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Sexual Abuse: The Dark Cloud Hanging Over Scouting in America

sad preteen tween mixed asian boy sitting alone in a big chair facing wall depressed

The Boy Scouts of America (BSA) is one of the most beloved American institutions. It was founded more than 110 years ago as an organization that equipped American youth with the skills and values that allowed them to be “Prepared. For Life.” They learned this through camping and volunteering activities.

In spite of the squeaky clean image they cultivated for more than a century, the BSA was recently revealed to have a dark, disturbing, and decades-long history of child sexual abuse and molestation – a history that the organization has actively tried to hide from the public eye.

According to internal records obtained by the LA Times, around 5,000 men and women were expelled from the Boy Scouts of America between 1947 and 2005 for child sexual abuse. However, none paid for their crimes, Further investigation revealed, however, that some of those accused of carrying out child sexual abuse were eventually allowed to rejoin the organization.

A large chunk of the files in the LA Times report came from the BSA’s “Perversion Files,” a 14,500-page secret document that detailed instances of abuse against scouts over a 26-year period, starting in 1959. These files, authorities have noted, are part of an even larger collection of secret documents that have all been hidden away at the BSA’s Texas headquarters.

As noted in an NBC report, over 84,000 people have filed suit against the BSA for sexual abuse. The organization is expected to settle the cases to the tune of $850 million.

How can we prevent sexual abuse from happening?

Sexual abuse is one of the most widespread crimes in the United States.

According to the Centers for Disease Control and Prevention (CDC), one in four girls and one in 13 boys experience sexual abuse at some point in their childhood. 91% of these cases, the CDC said in a report, are perpetrated by adults that the children know and trust.

As widespread as it is, childhood sexual abuse is preventable. Here’s what yu can do:

  • Be more involved in your child’s life
  • Show an interest in their daily activities, know whom their friends are, and study the media they consume. Keep an eye on teachers, coaches, and caregivers, as they will be the adults your child will interact with when they are outside of your home.

  • Teach your child about issues involving their bodies, and the nature of consent and personal boundaries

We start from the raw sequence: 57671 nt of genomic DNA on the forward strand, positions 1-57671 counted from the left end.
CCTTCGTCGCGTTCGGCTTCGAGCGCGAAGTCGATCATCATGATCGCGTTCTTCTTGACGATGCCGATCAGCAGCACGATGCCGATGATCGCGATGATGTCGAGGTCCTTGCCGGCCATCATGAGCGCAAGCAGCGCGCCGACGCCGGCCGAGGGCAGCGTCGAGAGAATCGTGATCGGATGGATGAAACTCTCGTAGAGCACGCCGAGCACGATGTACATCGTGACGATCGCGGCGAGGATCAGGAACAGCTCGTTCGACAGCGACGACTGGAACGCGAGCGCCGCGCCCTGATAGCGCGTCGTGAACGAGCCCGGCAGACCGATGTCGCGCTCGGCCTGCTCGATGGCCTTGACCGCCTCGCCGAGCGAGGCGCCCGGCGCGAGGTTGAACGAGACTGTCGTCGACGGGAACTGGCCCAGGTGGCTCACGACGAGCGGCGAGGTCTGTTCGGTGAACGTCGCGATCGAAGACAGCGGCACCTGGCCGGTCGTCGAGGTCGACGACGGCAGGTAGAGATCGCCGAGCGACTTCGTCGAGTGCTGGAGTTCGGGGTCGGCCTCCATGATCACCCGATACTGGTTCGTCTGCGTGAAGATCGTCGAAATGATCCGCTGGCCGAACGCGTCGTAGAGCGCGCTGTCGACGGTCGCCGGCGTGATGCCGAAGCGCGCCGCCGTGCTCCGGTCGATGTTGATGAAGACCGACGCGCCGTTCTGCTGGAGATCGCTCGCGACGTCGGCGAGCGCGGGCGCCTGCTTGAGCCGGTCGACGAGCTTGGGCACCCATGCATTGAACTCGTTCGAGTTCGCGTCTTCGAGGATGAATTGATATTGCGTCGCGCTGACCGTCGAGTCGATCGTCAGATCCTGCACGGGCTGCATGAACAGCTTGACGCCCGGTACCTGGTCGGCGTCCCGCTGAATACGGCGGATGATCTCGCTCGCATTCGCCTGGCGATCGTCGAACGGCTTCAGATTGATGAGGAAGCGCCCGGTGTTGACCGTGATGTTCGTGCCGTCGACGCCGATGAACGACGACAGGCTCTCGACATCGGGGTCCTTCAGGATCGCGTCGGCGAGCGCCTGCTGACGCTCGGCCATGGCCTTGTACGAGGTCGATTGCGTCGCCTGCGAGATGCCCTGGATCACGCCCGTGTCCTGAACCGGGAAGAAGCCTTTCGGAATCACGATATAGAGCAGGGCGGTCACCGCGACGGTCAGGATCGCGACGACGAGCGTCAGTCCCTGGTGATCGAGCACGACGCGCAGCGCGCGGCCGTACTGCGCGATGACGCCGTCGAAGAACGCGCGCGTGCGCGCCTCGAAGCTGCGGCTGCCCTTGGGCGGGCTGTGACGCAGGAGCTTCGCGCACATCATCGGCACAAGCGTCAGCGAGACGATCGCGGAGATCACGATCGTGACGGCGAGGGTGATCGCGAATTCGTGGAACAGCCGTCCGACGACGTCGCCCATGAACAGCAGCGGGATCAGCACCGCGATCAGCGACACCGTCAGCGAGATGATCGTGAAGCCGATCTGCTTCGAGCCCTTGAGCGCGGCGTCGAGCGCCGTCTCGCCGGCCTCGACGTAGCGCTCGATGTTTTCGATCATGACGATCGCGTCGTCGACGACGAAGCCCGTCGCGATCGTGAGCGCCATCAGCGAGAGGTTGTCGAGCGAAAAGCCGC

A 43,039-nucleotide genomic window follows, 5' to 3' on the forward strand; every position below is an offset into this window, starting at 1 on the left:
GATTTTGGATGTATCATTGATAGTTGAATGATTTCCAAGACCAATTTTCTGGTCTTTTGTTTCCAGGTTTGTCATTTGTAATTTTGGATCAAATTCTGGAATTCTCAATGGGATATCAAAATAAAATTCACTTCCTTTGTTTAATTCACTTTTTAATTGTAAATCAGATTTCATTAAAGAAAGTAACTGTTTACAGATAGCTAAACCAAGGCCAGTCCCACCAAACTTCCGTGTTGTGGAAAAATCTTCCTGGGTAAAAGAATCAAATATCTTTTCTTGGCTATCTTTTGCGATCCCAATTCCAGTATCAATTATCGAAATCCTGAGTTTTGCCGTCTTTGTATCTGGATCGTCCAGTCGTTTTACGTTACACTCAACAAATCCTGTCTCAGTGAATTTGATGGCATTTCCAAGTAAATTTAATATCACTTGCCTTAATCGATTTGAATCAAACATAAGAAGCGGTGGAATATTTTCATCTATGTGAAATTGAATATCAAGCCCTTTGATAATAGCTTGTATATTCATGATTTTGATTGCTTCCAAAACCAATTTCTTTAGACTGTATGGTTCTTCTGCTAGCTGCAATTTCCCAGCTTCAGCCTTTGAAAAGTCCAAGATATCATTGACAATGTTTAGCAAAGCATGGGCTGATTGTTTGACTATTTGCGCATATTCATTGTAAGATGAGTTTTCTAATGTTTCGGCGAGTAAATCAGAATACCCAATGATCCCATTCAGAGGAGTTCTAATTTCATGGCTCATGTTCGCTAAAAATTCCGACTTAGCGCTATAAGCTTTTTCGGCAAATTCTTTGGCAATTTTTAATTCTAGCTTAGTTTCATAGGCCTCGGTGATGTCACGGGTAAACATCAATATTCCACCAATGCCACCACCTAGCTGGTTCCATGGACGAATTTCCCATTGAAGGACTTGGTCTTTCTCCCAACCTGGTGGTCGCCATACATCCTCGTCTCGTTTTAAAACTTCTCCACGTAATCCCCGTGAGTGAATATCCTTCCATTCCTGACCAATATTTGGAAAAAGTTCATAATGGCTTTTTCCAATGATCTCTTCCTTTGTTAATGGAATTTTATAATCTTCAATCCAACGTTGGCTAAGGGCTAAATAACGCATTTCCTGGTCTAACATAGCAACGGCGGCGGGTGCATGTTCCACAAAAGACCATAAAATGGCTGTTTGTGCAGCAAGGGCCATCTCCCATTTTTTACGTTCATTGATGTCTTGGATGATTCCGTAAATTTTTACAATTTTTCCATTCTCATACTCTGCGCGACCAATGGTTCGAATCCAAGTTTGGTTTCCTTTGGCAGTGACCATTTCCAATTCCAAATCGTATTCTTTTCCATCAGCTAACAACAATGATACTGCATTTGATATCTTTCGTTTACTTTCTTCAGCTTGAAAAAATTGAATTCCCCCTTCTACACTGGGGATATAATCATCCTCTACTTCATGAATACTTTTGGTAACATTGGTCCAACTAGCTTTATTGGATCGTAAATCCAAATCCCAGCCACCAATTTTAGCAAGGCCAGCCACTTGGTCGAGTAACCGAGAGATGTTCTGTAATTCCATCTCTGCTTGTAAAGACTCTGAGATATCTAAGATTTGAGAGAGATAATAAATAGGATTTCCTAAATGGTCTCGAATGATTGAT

• Once they start to understand your words, teach children the accurate names of body parts, as well as the nature of consent appropriate to their age. While it’s important to distinguish “good touch” from “bad touch,” as well as how to say no to unwanted touching, it’s important to empower children by giving them the agency to choose a course of action. For example, ask them if they would rather get a hug or a high-five.

  • Keep an eye on warning signs
  • Signs of sexual abuse may not be immediately apparent. Because of this, you should make an effort to be more observant, especially when you see abrupt changes in a child’s behavior or mood.

  • Be wary of adults who may be demonstrating grooming behavior around your children
  • Grooming is one of the tools that abusers use to take advantage of children. This usually involves showering them with gifts, separating them emotionally from their parents, and then desensitizing them to the idea of sex and physical contact. Because of this, you have to keep an eye out on adults who frequently spend time alone with your children, or those who may be exhibiting overly familiar behavior towards them.

Sexual abuse and molestation, especially if done by a trusted individual or organization, is one of the most painful things a child and parent can experience.

If you have a child who has suffered from sexual abuse while they were a boy scout, you might want to consider taking legal action against the organization in order to make them pay for the pain, suffering, and severe emotional distress that they caused.

While it can be said that a lawsuit by itself cannot take away the trauma caused by the abuser’s actions, it can hold abusers accountable for their actions and give way to the victim’s proper healing.

Consult with Hogue & Belong for legal advice and remedies

If you are planning on pursuing legal action, you can ask San Diego-based law firm Hogue & Belong and our team of top sexual harassment lawyers for help.

A premier law firm based in California, Hogue & Belong can help survivors of sexual harassment and sexual assault learn about sexual harassment laws and find justice.

Call us at 619.238.4720 or email us at inquiries(at)hoguebelonglaw(dotted)com to schedule a confidential meeting with our team of top sexual harassment lawyers.